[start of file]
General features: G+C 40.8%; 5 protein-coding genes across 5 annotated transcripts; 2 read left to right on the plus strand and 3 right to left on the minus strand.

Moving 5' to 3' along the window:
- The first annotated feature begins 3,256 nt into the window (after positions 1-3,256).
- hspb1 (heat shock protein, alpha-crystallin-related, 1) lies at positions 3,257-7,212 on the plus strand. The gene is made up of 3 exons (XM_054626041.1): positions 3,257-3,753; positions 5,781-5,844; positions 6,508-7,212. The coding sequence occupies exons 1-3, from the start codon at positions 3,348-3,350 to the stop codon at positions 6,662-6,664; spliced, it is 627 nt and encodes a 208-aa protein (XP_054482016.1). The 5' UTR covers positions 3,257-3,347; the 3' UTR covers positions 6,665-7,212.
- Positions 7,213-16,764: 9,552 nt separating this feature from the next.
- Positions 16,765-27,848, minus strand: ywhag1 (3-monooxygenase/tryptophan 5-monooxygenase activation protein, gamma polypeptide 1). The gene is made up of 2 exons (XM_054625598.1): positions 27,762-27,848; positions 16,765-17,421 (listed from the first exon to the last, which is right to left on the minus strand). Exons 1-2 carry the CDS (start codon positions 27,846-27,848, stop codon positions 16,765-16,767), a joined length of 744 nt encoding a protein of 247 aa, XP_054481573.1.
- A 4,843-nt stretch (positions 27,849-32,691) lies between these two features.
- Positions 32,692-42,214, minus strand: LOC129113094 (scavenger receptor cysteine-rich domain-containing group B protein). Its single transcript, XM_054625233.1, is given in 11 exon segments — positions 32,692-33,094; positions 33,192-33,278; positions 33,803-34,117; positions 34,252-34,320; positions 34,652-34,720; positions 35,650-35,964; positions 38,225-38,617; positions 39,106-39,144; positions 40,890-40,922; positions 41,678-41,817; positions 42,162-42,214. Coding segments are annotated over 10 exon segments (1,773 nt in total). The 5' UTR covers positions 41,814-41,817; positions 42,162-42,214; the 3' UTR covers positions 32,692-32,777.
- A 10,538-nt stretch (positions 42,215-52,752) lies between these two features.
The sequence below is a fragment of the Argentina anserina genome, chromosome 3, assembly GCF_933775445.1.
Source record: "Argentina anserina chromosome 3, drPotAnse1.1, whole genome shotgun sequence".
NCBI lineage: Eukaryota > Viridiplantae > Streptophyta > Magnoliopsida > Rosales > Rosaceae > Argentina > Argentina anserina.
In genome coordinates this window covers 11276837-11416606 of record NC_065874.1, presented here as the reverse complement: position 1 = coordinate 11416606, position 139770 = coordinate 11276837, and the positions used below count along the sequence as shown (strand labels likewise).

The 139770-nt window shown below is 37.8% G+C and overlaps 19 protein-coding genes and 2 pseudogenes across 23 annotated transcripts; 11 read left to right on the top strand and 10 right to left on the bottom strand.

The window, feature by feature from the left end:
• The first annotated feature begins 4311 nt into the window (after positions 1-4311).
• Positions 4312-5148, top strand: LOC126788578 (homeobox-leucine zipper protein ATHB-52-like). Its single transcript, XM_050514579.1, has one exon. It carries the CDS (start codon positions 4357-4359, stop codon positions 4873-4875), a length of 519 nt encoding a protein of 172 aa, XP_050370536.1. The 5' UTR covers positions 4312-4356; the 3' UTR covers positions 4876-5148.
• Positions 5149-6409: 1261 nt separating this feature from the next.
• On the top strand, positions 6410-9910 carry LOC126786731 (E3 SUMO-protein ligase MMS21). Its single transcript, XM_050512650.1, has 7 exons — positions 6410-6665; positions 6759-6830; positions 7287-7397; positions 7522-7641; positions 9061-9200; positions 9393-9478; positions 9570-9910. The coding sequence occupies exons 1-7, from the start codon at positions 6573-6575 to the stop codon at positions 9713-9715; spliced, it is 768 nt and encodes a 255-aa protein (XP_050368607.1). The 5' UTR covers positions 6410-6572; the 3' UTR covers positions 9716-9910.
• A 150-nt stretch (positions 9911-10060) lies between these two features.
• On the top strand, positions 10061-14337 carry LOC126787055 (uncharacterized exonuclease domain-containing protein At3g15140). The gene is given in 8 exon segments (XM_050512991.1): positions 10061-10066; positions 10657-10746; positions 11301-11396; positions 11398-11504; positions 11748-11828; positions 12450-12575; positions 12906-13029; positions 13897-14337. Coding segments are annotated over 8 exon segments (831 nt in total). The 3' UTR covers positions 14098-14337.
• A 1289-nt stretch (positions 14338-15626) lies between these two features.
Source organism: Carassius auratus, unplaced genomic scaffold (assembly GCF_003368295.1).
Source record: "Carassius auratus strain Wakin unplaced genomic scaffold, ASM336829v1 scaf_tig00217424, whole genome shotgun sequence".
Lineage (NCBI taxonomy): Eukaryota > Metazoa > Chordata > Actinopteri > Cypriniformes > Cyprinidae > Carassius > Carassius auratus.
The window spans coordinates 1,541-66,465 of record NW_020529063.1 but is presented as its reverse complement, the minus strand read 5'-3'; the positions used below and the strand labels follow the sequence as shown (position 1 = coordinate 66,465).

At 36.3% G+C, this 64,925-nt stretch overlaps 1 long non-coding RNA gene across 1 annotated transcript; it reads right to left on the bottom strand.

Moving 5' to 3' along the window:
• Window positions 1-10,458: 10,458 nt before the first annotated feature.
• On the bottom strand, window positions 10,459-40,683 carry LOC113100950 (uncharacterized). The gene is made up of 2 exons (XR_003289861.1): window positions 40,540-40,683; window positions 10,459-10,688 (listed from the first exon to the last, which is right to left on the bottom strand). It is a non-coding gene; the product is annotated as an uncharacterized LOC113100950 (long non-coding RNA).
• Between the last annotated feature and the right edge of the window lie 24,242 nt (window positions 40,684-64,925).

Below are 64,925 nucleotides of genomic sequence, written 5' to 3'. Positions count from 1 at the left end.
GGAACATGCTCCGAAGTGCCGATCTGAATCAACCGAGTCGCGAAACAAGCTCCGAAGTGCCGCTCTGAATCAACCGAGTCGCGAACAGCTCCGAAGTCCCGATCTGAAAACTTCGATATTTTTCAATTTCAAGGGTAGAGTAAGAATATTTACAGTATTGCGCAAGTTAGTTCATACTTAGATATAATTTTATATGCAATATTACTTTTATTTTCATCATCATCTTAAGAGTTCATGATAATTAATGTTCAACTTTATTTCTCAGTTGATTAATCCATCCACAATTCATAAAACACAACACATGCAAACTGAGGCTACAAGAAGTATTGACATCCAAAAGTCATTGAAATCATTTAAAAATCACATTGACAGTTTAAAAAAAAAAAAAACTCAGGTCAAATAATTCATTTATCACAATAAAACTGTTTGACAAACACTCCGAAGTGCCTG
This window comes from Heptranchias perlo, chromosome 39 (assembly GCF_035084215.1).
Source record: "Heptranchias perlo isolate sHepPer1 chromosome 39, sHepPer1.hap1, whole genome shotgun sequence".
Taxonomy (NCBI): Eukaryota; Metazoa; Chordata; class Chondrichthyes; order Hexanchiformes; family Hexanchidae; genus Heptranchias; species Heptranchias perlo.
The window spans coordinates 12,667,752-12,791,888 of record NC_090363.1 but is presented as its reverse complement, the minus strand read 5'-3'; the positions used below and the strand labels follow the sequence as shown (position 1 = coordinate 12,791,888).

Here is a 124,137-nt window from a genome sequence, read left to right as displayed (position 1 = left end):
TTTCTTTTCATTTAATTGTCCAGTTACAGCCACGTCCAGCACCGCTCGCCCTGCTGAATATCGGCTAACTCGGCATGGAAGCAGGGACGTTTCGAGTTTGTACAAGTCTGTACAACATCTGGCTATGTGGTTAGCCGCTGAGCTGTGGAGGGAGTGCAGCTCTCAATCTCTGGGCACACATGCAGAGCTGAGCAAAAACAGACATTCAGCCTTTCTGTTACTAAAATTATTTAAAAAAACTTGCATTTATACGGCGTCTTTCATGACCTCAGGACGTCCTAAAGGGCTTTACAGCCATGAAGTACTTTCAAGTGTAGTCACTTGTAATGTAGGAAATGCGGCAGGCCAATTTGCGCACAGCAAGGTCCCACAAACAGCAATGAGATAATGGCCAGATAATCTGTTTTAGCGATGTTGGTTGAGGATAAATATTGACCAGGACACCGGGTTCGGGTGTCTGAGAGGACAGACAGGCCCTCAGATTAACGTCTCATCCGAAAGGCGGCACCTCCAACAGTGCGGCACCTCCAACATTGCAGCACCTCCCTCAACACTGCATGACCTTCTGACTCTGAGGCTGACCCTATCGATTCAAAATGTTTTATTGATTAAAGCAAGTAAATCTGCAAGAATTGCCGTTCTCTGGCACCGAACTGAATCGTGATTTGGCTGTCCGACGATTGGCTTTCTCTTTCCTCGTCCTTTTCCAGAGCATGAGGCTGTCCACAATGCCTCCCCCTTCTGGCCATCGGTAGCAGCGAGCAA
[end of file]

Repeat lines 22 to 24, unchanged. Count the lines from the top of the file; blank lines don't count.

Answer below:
• A 1289-nt stretch (positions 14338-15626) lies between these two features.
Source organism: Carassius auratus, unplaced genomic scaffold (assembly GCF_003368295.1).
Source record: "Carassius auratus strain Wakin unplaced genomic scaffold, ASM336829v1 scaf_tig00217424, whole genome shotgun sequence".